AutorunsPortable  Available chocolatey


PS C:\> Find-Package -Name Autorun*

WARNING: No Package Found:Autorun*

The SoftwareIdentity object includes useful information about the package. This command gets the Autoruns package and formats all (*) of its properties in a list:

PS C:\> Find-Package -Name Autoruns | Format-List -Property *

ProviderName  : Chocolatey

Source        : chocolatey

Name          : AutoRuns

Version       : 12.0

VersionScheme : semver

Status        : Available

Summary       : Shows what programs are configured to run during system bootup or login

Install-Package cmdlet

To install a package, use the Install-Package cmdlet. You can also pipe a Find-Package command to the Install-Package cmdlet.

I use the parameters of the Find-Package cmdlet to create a command that gets only the package that I want to install. Then, I pipe it to Install-Package. I use the Verbose parameter to see where the package is installed.

   Note  To see all parameters of Find-Package, type: Get-Command Find-Package –Syntax.

PS C:\> Find-Package -Name Autoruns -RequiredVersion 12.0


Name     Version    Status    Source         Summary

—-     ——-    ——    ——         ——-

AutoRuns 12.0       Available chocolatey     Shows what programs are configured…


PS C:\> Find-Package -Name Autoruns -RequiredVersion 12.0 | Install-Package -Verbose

The Install-Package cmdlet prompts me to verify that I trust the package and then installs it. It begins by installing a ZIP file in a temporary directory in my user profile. Then it unzips the file and installs it in a C:\chocolatey directory.

PS C:\ps-test> Find-Package -Name Autoruns -RequiredVersion 12.0 | Install-Package –Verbose

Installing Package 'AutoRuns' from untrusted source

WARNING: This package source is not marked as safe. Are you sure you want to install software from 'chocolatey'

[Y] Yes  [N] No  [S] Suspend  [?] Help (default is "Y"): y

VERBOSE: Performing the operation "Install Package" on target "AutoRuns".

VERBOSE: NuGet:Installing 'AutoRuns 12.0'.

VERBOSE: NuGet:Successfully installed 'AutoRuns 12.0'.

VERBOSE: InstallChocolateyZipPackage:AutoRuns

VERBOSE: CreateFolder


VERBOSE: GetChocolateyWebFile:AutoRuns => http://download.sysinternals.com/files/Autoruns.zip

VERBOSE: Downloading:'http://download.sysinternals.com/files/Autoruns.zip' to




VERBOSE: CreateFolder — C:\Chocolatey\lib\AutoRuns.12.0

VERBOSE: Taking Snapshot:C:\Chocolatey\lib\AutoRuns.12.0\Tools

VERBOSE: CreateFolder — C:\Chocolatey\lib\AutoRuns.12.0\Tools

VERBOSE: Diffing Snapshot:C:\Chocolatey\lib\AutoRuns.12.0\Tools

VERBOSE: Package Successfully Installed:AutoRuns

Name     Version    Status    Source         Summary

—-     ——-    ——    ——         ——-

AutoRuns 12.0       Available chocolatey     Shows what programs are configured…

To indicate that the installation was successful, Install-Package returns a SoftwareIdentity object that represents the package that it installed. You can use this feature in a script that includes a package installation, for example:

if (Get-Package Autoruns | Install-Package) { <do the next thing> }


Foreach ($pkg in $packages)


$result = Install-Package -Name $pkg

if ($result.Name –eq $pkg) {<do the next thing>}


Get-Package cmdlet

To get all packages that the OneGet cmdlets installed, use the Get-Package cmdlet. (Get-Package gets only packages that Install-Package installed. It does not get packages that you install by other means, including Chocolatey.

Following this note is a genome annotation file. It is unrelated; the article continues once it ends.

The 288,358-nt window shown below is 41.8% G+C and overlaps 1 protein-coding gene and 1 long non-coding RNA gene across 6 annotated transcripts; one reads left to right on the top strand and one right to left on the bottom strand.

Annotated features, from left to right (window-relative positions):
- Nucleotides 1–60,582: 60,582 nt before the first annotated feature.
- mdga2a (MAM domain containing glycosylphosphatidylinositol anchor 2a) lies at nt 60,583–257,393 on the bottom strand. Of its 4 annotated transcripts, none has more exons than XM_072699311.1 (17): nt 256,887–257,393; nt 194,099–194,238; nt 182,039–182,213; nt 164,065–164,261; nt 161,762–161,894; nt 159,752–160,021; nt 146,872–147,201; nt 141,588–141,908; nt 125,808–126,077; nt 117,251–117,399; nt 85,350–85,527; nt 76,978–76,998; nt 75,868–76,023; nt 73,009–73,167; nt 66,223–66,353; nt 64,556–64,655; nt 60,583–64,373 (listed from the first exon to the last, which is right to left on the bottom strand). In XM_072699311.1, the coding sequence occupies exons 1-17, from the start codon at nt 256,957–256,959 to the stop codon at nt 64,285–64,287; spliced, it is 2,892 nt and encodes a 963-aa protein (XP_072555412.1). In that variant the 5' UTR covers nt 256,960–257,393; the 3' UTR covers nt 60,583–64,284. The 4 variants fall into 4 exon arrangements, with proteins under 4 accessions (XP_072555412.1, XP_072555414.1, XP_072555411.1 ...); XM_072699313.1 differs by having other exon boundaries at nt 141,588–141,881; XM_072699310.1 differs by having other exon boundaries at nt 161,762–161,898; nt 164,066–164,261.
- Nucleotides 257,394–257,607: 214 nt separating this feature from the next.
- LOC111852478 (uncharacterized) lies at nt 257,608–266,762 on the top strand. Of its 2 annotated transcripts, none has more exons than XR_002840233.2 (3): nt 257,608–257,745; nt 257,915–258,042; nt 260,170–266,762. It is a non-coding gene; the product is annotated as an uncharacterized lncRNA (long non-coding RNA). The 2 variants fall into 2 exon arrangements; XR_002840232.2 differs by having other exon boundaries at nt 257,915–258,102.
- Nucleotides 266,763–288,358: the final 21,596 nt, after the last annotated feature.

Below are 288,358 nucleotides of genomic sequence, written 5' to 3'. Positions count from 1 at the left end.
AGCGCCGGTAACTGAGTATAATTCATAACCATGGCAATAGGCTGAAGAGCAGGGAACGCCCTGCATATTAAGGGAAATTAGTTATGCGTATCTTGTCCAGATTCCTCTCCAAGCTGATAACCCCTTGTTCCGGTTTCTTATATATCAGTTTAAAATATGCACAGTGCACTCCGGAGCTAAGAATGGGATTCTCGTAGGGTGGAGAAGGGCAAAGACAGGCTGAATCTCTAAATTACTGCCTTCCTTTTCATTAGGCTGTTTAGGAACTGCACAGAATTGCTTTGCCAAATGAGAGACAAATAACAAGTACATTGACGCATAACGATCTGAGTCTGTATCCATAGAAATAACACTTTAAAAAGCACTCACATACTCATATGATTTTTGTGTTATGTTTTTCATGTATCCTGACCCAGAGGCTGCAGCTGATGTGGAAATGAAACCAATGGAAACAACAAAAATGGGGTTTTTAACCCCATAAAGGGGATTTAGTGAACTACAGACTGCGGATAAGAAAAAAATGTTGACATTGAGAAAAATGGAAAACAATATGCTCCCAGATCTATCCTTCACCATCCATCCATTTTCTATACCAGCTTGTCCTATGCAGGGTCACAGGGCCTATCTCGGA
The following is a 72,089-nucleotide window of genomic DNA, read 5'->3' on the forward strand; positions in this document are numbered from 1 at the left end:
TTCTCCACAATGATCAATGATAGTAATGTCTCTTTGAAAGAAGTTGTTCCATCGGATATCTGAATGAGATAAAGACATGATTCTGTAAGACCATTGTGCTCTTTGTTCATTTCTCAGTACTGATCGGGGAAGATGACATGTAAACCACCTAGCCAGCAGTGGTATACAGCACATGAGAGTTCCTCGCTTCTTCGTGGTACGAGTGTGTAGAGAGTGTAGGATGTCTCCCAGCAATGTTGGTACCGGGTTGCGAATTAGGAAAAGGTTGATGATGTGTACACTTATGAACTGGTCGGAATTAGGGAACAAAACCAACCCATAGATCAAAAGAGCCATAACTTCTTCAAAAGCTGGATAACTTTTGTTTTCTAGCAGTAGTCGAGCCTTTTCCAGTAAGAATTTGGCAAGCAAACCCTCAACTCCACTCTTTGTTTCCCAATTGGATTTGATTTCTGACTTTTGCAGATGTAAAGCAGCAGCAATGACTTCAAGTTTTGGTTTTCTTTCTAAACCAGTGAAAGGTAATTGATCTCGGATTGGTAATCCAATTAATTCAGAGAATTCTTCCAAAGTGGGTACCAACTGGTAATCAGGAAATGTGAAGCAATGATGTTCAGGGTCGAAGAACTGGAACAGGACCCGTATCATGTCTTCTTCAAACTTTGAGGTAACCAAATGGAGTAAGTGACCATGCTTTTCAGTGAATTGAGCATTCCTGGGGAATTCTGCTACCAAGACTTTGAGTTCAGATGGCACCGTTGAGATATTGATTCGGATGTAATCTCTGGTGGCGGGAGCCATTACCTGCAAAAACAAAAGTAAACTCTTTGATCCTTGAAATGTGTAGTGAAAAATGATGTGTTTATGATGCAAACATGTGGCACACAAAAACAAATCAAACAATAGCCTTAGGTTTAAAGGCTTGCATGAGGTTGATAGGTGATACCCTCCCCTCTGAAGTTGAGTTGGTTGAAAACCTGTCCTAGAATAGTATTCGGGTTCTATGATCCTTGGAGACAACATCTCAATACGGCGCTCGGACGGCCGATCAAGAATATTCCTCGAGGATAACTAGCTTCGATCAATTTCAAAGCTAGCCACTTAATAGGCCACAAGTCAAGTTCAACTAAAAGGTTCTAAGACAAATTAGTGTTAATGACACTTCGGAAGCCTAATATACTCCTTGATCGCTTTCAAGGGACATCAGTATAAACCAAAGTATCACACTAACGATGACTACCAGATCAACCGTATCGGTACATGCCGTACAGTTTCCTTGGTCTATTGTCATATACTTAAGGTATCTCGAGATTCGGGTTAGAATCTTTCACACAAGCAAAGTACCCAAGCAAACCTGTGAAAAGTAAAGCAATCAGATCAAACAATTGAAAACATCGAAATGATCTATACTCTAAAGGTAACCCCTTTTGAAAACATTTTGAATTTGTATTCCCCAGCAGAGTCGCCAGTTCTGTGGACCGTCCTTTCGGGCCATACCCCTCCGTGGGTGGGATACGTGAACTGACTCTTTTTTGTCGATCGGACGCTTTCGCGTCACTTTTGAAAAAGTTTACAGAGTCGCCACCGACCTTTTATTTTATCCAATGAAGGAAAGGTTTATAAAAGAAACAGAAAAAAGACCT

PS C:\>Get-Package

Name     Version    Status    Source         Summary

—-     ——-    ——    ——         ——-

AutoRuns 12.0       Available chocolatey     Shows what programs are configured…

To run the package, at the Windows PowerShell prompt, type Autoruns. (You can also use the Start page, Start menu, or Run box.) The starting method might differ for other tools.    

To uninstall the package, use the Uninstall-Package cmdlet. I’ve installed and uninstalled packages repeatedly without any errors, so test away!

Try Chocolatey!

Now let’s try Chocolatey.

To install Chocolatey when you have the OneGet module, use the Install-Package cmdlet:

PS C:\> Find-Package –Name Chocolatey

Name        Version          Status           Source         Summary

—-        ——-          ——           ——         ——-

chocolatey  Available        chocolatey     Chocolatey is your machine level N…


PS C:\> Find-Package –Name Chocolatey | Install-Package -Verbose

I’ll use Windows PowerShell to run the Chocolatey commands, but you do not need to have Windows PowerShell or OneGet to run the commands. You can use the website or the native or GUI Chocolatey clients.

When you review the Chocolatey commands, you’ll notice immediately that the command names don’t have the familiar verb-noun format of cmdlets. And Get-Help won’t help you with these commands. The following Chocolatey wiki is useful: Command Reference.

To run Chocolatey commands without warnings, you must start Windows PowerShell with the “Run as administrator” option (also known as “elevated”).

To search for a package (the equivalent of Find-Package), use the List or Search commands. These commands are aliases of each other, and they can be used interchangeably.

For example, to search for the Autoruns tool, type:

[ADMIN] PS C:\> choco list Autoruns

AutoRuns 12.0

Again, you can type part of the name of the tool you’re searching for, such as choco list Auto, but you cannot use wildcard characters.

[ADMIN] PS C:> choco search Autorun

AutoRuns 12.0





The List and Search commands search all fields for the Autorun phrase, not only the name field. In this case, the description of the cmdaliases tool includes “autorun.” Also, the Chocolatey commands return strings of the package names. They don’t return SoftwareIdentity objects.